Will H. Glascock was born in Hancock county, February 10, 1857. He began teaching in the fall of 1877, at Woodbine school house in Center township. His first college training was received at the Central Normal College at Danville, Indiana. On August 29, 1880, he was married to Miss Alice Creviston, of Greenfield, Indiana. In 1885, he was elected county superintendent of schools of Hancock county, and served four years. He then served two years as superintendent of the Greenfield city schools, when he was appointed deputy state superintendent of public instruction. After four years of service in the state superintendent's office, he was appointed superintendent of the Blind Institute at Indianapolis, 1895. In 1898, he resigned this position in order to do more university work, and during the next two years he attended Indiana and Chicago universities. In 1900 he was elected superintendent of the schools at Bloomington, Indiana.
In addition to these duties he devoted some time to literary work. Besides articles published in the educational journals of the state, he is the author of two books, "The Stories of Columbia," published in 1894, and "Young Folk's Indiana," published in 1898. These books were selected for the Young People's Reading Circle library. They may be found now in all the schools of the state that have kept up their Reading Circle libraries.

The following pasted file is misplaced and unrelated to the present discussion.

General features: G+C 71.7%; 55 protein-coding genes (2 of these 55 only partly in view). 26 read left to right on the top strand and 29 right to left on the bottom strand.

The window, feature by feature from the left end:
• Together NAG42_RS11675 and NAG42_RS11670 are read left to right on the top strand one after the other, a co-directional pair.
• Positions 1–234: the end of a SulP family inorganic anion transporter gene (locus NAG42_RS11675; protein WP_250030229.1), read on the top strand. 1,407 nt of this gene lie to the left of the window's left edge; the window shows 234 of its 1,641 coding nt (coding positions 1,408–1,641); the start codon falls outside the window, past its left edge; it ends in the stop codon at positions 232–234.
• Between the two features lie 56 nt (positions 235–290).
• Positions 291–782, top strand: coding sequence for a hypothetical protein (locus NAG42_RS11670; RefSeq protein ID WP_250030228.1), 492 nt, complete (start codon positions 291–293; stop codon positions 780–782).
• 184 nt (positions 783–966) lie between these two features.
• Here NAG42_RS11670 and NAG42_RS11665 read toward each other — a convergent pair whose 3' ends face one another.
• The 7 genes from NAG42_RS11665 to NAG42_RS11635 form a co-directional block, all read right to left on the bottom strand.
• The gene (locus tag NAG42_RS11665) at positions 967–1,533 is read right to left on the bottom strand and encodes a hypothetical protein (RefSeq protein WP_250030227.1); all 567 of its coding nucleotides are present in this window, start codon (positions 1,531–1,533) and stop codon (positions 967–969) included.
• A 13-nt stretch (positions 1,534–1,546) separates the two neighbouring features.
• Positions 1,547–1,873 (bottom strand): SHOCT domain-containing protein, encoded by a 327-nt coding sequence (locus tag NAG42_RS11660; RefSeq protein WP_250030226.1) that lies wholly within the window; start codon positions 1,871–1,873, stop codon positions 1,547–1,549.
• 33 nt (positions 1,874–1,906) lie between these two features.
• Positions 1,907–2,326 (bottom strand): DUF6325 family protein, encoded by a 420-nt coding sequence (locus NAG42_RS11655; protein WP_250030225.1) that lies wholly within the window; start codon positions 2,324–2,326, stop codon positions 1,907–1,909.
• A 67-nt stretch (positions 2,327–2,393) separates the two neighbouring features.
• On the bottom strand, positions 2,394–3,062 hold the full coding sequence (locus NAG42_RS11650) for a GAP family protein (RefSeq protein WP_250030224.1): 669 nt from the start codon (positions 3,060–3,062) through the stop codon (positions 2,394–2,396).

His untimely death occurred on December 26, 1901.
Rev. Charles L. O'Donnell was born on November 15, 1884, about two miles northwest of Greenfield, near what is yet commonly known as Slabtown. His father, Neil O'Donnell, was a farmer, and removed to Kokomo when the son was two years old. There young O'Donnell began his education. Later he entered the University of Notre Dame, from which he received his Bachelor's degree in 1906. From 1906 until 1910 he was a student in Holy Cross College, at Washington, D. C. In 1910 he received his Doctor of Philosophy degree from the Catholic University of America, and on June 25, 1910, he was ordained a priest in the Roman Catholic church in the Congregation of Holy Cross. Since 1910 he has held the position of Professor of English literature in the University of Notre Dame. He is the assistant editor of Ave Maria, and is the author of "A Study of the Prose Writings of Francis Thompson, with Special Reference to his Creative Criticism." In addition to his prose work he has contributed verses to some of the leading magazines.